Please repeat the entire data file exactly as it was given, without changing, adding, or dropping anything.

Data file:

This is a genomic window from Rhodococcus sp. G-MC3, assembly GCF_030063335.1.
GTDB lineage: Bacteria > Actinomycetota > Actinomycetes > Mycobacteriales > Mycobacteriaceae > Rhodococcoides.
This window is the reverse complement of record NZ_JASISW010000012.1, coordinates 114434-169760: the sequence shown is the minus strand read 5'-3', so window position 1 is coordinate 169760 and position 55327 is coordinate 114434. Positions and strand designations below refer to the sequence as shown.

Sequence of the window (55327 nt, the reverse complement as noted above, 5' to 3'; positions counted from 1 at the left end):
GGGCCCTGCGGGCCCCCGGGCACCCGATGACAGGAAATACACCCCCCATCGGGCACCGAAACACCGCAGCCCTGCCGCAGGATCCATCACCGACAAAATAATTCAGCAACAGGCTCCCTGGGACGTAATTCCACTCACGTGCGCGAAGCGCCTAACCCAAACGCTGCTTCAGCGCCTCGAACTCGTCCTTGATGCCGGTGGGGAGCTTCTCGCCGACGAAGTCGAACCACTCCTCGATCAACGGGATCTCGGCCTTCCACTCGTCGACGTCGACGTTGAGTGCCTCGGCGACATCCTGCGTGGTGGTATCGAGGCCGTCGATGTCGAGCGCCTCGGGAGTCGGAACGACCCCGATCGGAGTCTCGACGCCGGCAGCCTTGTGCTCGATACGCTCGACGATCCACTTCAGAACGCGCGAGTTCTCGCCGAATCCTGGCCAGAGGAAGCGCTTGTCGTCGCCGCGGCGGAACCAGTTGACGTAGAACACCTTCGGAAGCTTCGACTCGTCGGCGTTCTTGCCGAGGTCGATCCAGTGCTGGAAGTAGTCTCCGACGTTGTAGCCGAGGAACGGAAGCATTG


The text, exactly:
This is a genomic window from Rhodococcus sp. G-MC3, assembly GCF_030063335.1.
GTDB lineage: Bacteria > Actinomycetota > Actinomycetes > Mycobacteriales > Mycobacteriaceae > Rhodococcoides.
This window is the reverse complement of record NZ_JASISW010000012.1, coordinates 114434-169760: the sequence shown is the minus strand read 5'-3', so window position 1 is coordinate 169760 and position 55327 is coordinate 114434. Positions and strand designations below refer to the sequence as shown.

Sequence of the window (55327 nt, the reverse complement as noted above, 5' to 3'; positions counted from 1 at the left end):
GGGCCCTGCGGGCCCCCGGGCACCCGATGACAGGAAATACACCCCCCATCGGGCACCGAAACACCGCAGCCCTGCCGCAGGATCCATCACCGACAAAATAATTCAGCAACAGGCTCCCTGGGACGTAATTCCACTCACGTGCGCGAAGCGCCTAACCCAAACGCTGCTTCAGCGCCTCGAACTCGTCCTTGATGCCGGTGGGGAGCTTCTCGCCGACGAAGTCGAACCACTCCTCGATCAACGGGATCTCGGCCTTCCACTCGTCGACGTCGACGTTGAGTGCCTCGGCGACATCCTGCGTGGTGGTATCGAGGCCGTCGATGTCGAGCGCCTCGGGAGTCGGAACGACCCCGATCGGAGTCTCGACGCCGGCAGCCTTGTGCTCGATACGCTCGACGATCCACTTCAGAACGCGCGAGTTCTCGCCGAATCCTGGCCAGAGGAAGCGCTTGTCGTCGCCGCGGCGGAACCAGTTGACGTAGAACACCTTCGGAAGCTTCGACTCGTCGGCGTTCTTGCCGAGGTCGATCCAGTGCTGGAAGTAGTCTCCGACGTTGTAGCCGAGGAACGGAAGCATTG